This is due to the presence of lithic or uric acid in the blood. The attack usually makes its appearance in the night. The patient is first awakened by an intensely burning and wrenching pain in the ball of the great toe, or some other small joint. This pain continues for about twenty-four hours, and is accompanied by fever. It then remits, and the patient may get sleep, though for several successive days he suffers from the attacks. A similar visitation will likely result after a considerable interval. Recovery from the first attack may be complete--the skin peeling off from the red and swollen joint, and leaving it strong and supple as ever; but, after several repetitions of the attacks, the joint becomes stiff, owing to the deposit of lithic acid concretions or chalk stones. It is a disease entirely local in its character. It vitiates the blood, affects the general system, and the attack is generally preceded by general symptoms, irritability of temper, unpleasant sensations in the stomach and head, and uncomfortable feelings of body and mind are premonitory symptoms of this disorder. The pain is most excruciating. The stomach, heart, lungs, head, eyes, etc., may also be subject to gouty inflammation. It is caused by luxury and indolence, in the plurality of cases.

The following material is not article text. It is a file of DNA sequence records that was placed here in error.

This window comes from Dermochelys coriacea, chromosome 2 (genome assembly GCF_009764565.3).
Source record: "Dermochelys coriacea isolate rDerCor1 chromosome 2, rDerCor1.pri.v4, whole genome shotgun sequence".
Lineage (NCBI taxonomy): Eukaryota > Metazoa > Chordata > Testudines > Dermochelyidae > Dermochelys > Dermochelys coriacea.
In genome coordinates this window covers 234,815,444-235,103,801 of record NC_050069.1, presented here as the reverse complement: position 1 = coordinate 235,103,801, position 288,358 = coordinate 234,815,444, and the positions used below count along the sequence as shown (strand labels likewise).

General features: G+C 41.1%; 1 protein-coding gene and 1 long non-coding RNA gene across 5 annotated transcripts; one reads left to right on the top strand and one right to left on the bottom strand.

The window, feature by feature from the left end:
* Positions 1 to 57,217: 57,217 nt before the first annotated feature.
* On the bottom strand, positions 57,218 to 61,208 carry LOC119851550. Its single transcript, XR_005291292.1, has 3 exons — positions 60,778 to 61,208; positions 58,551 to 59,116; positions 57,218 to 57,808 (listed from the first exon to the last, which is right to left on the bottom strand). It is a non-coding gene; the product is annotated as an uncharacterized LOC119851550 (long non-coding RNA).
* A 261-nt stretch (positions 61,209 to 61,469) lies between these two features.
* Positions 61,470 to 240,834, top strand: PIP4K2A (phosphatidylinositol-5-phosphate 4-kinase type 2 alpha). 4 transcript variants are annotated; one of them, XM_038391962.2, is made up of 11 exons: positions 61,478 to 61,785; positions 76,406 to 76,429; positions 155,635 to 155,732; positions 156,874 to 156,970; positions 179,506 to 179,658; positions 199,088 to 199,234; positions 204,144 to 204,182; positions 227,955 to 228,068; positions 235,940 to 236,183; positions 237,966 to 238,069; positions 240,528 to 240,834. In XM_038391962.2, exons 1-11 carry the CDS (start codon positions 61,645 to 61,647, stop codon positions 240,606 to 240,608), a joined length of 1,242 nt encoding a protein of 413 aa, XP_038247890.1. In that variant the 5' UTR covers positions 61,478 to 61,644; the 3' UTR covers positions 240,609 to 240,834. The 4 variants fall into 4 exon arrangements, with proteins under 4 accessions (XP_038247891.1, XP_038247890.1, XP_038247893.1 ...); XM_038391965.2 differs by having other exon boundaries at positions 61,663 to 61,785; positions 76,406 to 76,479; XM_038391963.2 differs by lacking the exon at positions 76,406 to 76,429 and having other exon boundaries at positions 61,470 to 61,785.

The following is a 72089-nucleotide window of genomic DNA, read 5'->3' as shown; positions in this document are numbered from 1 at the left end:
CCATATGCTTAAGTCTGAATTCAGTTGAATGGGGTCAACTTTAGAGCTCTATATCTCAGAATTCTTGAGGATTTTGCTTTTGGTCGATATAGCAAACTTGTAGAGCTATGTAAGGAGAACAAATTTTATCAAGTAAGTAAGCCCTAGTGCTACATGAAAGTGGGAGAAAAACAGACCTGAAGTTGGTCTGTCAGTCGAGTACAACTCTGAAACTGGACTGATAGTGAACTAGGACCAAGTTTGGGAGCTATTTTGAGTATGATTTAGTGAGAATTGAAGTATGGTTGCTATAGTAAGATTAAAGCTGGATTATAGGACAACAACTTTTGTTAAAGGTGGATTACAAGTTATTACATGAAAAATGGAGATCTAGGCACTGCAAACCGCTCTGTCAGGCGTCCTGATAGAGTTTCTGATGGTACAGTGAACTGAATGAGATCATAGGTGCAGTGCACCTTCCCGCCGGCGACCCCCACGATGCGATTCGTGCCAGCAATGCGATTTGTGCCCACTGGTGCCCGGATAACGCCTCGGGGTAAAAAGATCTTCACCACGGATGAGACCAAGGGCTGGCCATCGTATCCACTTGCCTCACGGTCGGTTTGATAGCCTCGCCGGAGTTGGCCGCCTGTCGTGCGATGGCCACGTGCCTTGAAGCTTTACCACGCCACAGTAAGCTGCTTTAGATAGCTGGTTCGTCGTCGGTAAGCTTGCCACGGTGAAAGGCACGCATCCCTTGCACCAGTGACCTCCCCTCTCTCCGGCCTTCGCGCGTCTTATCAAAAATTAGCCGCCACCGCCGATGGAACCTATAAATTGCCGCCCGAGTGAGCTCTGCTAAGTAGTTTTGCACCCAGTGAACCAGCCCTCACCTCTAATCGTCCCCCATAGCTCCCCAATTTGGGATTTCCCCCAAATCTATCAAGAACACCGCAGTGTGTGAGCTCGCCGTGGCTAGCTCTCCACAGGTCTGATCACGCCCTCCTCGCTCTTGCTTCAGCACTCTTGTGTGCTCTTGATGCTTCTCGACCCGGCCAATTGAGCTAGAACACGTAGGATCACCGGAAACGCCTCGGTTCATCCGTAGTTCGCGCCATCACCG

TREATMENT. -- During the paroxysm the anodynes should be given and applied; subcutaneous injection of morphine is best. The constitutional treatment should be composed of chimaphilin and apocynin in combination; aolchicum is also a very good remedy; chloroform liniment may also be externally applied. The patient's habits must be regulated, and his diet simplified, to prevent recurrence of the disease.

Those who may desire consultation with the author, in regard to this disease, are referred to page 390. Consultations, either in person or by letter, from those who may desire treatment, are carefully and gratuitously attended to.